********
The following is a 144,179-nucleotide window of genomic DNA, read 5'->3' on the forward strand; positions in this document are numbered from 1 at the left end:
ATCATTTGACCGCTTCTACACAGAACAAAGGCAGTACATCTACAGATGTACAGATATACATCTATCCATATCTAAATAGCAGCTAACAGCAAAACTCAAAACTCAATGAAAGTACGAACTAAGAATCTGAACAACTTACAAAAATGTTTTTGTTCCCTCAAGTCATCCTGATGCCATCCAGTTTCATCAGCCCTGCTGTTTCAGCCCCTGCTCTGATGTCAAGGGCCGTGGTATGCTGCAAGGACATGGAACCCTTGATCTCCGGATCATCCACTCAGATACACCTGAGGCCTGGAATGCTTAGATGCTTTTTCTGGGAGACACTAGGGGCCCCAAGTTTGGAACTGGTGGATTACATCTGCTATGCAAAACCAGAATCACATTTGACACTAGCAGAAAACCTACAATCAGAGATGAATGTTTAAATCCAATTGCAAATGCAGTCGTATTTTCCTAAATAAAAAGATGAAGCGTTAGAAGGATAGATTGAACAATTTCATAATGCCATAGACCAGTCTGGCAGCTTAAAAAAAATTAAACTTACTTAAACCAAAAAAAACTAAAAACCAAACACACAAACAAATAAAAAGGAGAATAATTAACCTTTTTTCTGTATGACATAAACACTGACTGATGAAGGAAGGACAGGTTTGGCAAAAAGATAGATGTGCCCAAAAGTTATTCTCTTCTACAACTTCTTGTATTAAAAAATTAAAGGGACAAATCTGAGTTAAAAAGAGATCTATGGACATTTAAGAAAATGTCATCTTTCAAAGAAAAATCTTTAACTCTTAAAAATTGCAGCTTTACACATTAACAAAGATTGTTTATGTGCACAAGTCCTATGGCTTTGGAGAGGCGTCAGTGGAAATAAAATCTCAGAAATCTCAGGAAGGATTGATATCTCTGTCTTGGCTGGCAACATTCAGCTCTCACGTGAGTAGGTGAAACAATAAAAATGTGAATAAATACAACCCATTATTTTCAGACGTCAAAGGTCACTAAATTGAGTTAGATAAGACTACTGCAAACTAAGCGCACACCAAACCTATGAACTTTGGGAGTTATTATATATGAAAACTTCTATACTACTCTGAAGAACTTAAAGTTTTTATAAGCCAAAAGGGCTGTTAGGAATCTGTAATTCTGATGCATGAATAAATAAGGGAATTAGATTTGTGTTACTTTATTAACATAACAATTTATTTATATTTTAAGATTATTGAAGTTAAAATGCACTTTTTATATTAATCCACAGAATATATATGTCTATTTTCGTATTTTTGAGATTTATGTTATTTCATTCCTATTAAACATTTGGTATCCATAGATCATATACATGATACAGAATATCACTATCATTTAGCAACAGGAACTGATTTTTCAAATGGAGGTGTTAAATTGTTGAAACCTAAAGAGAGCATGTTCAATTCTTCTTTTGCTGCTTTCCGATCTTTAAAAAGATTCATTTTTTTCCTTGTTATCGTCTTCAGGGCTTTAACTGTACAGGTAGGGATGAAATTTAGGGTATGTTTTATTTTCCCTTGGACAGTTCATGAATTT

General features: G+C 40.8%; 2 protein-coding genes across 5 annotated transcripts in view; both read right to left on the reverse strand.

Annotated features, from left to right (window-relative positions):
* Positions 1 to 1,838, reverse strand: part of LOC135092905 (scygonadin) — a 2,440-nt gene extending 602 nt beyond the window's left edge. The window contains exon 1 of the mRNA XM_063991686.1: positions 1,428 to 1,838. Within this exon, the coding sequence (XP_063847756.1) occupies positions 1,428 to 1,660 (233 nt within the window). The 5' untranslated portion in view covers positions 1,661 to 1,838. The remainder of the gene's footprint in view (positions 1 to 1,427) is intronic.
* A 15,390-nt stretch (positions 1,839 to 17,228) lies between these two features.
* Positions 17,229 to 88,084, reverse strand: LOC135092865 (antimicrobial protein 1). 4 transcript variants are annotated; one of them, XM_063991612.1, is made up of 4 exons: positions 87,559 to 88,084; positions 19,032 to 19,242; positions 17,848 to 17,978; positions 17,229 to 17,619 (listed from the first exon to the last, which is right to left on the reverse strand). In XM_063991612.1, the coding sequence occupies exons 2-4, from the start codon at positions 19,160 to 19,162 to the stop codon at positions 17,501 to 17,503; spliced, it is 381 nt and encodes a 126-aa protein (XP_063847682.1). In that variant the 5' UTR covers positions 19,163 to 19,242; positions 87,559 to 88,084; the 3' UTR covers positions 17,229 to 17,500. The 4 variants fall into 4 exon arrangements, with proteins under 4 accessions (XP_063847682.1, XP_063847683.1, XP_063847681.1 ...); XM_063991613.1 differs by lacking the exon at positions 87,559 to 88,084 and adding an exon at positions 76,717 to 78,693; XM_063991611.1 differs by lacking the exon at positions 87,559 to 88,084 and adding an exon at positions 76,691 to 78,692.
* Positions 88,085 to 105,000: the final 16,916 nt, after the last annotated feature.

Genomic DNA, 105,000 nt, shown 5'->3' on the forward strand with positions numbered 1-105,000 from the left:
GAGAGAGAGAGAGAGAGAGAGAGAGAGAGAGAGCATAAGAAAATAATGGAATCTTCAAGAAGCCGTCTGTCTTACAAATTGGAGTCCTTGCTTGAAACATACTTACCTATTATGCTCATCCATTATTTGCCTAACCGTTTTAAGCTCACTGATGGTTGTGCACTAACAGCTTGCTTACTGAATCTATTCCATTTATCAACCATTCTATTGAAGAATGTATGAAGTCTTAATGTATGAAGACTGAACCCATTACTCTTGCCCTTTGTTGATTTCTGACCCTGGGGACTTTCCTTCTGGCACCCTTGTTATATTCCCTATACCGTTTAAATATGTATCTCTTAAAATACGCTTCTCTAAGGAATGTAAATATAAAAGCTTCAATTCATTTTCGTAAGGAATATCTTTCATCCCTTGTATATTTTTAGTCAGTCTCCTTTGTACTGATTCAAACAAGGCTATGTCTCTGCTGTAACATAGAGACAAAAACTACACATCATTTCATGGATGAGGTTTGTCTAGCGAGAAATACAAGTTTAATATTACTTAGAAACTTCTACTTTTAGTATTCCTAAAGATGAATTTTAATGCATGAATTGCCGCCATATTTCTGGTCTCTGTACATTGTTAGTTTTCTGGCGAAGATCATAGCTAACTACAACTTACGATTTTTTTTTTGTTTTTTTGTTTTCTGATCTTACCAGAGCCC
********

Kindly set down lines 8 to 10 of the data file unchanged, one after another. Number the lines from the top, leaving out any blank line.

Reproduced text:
* Positions 88,085 to 105,000: the final 16,916 nt, after the last annotated feature.

Genomic DNA, 105,000 nt, shown 5'->3' on the forward strand with positions numbered 1-105,000 from the left:
GAGAGAGAGAGAGAGAGAGAGAGAGAGAGAGAGCATAAGAAAATAATGGAATCTTCAAGAAGCCGTCTGTCTTACAAATTGGAGTCCTTGCTTGAAACATACTTACCTATTATGCTCATCCATTATTTGCCTAACCGTTTTAAGCTCACTGATGGTTGTGCACTAACAGCTTGCTTACTGAATCTATTCCATTTATCAACCATTCTATTGAAGAATGTATGAAGTCTTAATGTATGAAGACTGAACCCATTACTCTTGCCCTTTGTTGATTTCTGACCCTGGGGACTTTCCTTCTGGCACCCTTGTTATATTCCCTATACCGTTTAAATATGTATCTCTTAAAATACGCTTCTCTAAGGAATGTAAATATAAAAGCTTCAATTCATTTTCGTAAGGAATATCTTTCATCCCTTGTATATTTTTAGTCAGTCTCCTTTGTACTGATTCAAACAAGGCTATGTCTCTGCTGTAACATAGAGACAAAAACTACACATCATTTCATGGATGAGGTTTGTCTAGCGAGAAATACAAGTTTAATATTACTTAGAAACTTCTACTTTTAGTATTCCTAAAGATGAATTTTAATGCATGAATTGCCGCCATATTTCTGGTCTCTGTACATTGTTAGTTTTCTGGCGAAGATCATAGCTAACTACAACTTACGATTTTTTTTTTGTTTTTTTGTTTTCTGATCTTACCAGAGCCC